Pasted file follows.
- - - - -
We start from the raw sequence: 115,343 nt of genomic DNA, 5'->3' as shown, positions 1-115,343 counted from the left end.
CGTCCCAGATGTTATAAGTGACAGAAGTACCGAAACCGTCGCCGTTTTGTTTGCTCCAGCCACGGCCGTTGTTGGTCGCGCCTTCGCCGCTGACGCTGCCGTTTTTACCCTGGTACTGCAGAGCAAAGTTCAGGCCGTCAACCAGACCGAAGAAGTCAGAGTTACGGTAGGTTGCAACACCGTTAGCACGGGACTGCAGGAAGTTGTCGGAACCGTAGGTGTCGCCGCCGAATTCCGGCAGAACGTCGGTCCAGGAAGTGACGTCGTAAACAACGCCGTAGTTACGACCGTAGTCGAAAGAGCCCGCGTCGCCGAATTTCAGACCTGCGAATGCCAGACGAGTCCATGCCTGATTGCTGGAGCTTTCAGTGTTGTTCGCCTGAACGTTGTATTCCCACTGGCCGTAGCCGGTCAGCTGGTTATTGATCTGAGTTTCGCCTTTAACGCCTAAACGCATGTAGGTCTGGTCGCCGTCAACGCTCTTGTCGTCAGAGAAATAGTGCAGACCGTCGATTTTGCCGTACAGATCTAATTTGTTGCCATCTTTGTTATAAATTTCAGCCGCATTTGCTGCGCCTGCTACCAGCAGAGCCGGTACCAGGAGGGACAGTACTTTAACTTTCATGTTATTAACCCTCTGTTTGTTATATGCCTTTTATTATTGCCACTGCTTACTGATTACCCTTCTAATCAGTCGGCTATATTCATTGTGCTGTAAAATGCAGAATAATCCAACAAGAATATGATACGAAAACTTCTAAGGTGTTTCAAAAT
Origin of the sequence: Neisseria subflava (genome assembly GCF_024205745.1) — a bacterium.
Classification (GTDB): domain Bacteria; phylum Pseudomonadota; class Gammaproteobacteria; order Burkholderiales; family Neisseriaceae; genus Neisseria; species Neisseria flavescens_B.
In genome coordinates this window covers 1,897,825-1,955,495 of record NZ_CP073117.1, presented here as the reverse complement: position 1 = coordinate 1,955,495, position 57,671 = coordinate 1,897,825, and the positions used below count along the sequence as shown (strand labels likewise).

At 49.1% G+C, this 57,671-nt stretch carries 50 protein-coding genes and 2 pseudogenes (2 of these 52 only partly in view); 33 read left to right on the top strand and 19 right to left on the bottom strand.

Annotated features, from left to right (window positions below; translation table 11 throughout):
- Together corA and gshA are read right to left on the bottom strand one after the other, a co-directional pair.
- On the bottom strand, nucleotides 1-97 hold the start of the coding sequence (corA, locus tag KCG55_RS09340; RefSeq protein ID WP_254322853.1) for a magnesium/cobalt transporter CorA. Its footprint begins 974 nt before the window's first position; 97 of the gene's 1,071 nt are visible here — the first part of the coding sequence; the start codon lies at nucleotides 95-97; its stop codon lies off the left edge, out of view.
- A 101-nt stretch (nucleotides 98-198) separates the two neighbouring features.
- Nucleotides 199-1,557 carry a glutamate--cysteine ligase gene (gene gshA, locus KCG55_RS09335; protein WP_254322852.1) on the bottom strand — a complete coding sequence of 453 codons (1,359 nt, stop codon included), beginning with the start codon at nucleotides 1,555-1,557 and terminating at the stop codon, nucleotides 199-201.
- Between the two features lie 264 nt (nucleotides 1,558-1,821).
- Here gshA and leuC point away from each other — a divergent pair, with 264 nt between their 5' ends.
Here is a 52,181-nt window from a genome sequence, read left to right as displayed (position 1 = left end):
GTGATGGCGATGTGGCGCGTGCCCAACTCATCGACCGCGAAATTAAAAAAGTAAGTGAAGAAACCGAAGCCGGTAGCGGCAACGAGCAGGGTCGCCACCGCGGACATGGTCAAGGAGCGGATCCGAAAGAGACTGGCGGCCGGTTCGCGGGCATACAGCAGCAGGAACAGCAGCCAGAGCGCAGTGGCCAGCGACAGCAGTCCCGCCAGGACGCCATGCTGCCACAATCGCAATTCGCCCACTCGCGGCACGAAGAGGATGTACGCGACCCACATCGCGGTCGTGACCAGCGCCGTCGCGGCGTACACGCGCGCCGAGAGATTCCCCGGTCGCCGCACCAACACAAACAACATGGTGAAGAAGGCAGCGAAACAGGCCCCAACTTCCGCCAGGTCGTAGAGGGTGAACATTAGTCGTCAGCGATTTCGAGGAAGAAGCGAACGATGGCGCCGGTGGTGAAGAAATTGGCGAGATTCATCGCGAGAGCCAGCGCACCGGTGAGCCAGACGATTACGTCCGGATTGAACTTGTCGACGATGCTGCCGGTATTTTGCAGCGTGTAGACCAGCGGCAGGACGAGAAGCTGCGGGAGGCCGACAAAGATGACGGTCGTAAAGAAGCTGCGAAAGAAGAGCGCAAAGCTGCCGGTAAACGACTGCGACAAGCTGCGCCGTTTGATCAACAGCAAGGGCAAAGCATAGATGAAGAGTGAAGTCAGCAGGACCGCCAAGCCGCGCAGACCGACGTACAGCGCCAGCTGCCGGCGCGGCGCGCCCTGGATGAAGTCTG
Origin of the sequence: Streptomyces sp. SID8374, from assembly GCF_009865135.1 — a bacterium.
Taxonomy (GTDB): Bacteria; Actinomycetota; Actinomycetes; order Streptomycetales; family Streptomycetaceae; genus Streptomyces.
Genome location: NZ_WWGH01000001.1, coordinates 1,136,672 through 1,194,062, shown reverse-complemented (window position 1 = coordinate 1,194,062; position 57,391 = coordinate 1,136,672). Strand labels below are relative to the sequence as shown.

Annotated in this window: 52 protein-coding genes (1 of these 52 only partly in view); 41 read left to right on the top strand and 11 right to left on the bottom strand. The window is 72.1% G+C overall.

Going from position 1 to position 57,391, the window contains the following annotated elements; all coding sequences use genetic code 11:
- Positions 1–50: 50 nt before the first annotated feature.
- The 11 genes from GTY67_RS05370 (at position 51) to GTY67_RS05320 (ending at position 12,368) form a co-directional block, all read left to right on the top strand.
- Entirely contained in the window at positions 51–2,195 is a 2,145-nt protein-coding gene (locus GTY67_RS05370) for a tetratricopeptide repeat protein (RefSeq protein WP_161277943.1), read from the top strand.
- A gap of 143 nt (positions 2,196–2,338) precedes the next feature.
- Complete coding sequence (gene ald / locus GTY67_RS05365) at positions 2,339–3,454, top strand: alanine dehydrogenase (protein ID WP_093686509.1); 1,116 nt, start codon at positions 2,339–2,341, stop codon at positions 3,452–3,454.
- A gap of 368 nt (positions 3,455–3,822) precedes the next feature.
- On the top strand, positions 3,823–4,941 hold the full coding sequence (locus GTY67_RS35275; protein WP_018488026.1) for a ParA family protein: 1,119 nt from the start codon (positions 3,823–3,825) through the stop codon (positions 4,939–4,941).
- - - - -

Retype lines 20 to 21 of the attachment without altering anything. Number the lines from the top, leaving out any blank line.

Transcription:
Going from position 1 to position 57,391, the window contains the following annotated elements; all coding sequences use genetic code 11:
- Positions 1–50: 50 nt before the first annotated feature.